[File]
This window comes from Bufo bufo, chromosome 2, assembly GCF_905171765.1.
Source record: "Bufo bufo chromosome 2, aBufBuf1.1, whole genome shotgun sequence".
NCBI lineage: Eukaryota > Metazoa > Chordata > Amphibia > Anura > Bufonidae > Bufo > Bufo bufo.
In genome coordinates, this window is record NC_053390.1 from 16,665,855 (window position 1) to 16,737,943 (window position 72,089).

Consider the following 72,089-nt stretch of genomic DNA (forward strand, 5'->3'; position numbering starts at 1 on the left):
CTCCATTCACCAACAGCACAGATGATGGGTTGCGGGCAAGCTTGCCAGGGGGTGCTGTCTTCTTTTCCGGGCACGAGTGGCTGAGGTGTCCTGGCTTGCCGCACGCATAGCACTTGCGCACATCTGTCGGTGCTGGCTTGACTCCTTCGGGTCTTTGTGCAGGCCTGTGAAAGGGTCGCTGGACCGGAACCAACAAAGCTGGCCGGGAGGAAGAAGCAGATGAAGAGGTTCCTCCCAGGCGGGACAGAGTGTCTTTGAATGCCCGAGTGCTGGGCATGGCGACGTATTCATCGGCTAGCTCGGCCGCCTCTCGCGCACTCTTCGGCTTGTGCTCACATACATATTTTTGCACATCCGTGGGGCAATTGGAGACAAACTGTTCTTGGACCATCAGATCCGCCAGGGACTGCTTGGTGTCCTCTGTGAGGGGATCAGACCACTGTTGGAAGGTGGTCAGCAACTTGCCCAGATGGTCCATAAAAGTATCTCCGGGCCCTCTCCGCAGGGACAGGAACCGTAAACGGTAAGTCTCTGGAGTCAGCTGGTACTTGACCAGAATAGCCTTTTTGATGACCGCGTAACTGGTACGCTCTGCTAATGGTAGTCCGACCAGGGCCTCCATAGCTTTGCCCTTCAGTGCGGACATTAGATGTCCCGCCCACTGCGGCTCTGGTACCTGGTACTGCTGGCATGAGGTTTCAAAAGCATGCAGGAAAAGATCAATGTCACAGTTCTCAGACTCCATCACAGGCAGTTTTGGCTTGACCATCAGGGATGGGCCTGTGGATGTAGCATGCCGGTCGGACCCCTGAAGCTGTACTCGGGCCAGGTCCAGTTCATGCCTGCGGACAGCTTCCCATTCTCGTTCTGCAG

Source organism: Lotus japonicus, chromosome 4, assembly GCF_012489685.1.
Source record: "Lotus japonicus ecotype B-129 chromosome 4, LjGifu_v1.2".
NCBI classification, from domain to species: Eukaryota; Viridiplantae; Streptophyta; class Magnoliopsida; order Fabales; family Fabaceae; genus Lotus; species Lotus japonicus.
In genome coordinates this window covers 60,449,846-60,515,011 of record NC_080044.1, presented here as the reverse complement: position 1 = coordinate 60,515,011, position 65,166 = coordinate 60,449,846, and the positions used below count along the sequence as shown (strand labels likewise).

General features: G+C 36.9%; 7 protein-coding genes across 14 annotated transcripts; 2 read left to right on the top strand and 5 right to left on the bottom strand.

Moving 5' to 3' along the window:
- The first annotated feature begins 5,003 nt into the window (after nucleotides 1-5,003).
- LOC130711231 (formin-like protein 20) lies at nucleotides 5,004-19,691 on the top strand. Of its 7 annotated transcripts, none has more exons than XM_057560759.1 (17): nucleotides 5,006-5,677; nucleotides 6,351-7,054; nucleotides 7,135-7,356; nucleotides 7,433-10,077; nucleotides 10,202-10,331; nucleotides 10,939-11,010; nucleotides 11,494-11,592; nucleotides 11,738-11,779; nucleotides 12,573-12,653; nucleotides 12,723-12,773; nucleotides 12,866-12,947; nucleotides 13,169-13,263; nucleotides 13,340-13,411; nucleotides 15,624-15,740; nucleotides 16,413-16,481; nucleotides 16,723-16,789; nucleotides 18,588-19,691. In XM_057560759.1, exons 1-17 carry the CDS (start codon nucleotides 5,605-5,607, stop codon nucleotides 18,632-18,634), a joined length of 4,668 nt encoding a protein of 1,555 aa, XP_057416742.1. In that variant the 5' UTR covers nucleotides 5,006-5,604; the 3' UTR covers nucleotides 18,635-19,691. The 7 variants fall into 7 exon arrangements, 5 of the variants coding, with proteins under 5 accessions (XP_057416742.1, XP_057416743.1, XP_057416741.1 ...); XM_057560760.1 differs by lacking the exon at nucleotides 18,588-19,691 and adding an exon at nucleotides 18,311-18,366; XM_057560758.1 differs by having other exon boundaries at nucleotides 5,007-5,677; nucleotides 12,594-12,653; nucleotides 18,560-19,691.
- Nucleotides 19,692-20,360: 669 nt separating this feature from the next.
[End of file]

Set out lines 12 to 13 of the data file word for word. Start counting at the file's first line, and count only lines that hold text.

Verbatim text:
Moving 5' to 3' along the window:
- The first annotated feature begins 5,003 nt into the window (after nucleotides 1-5,003).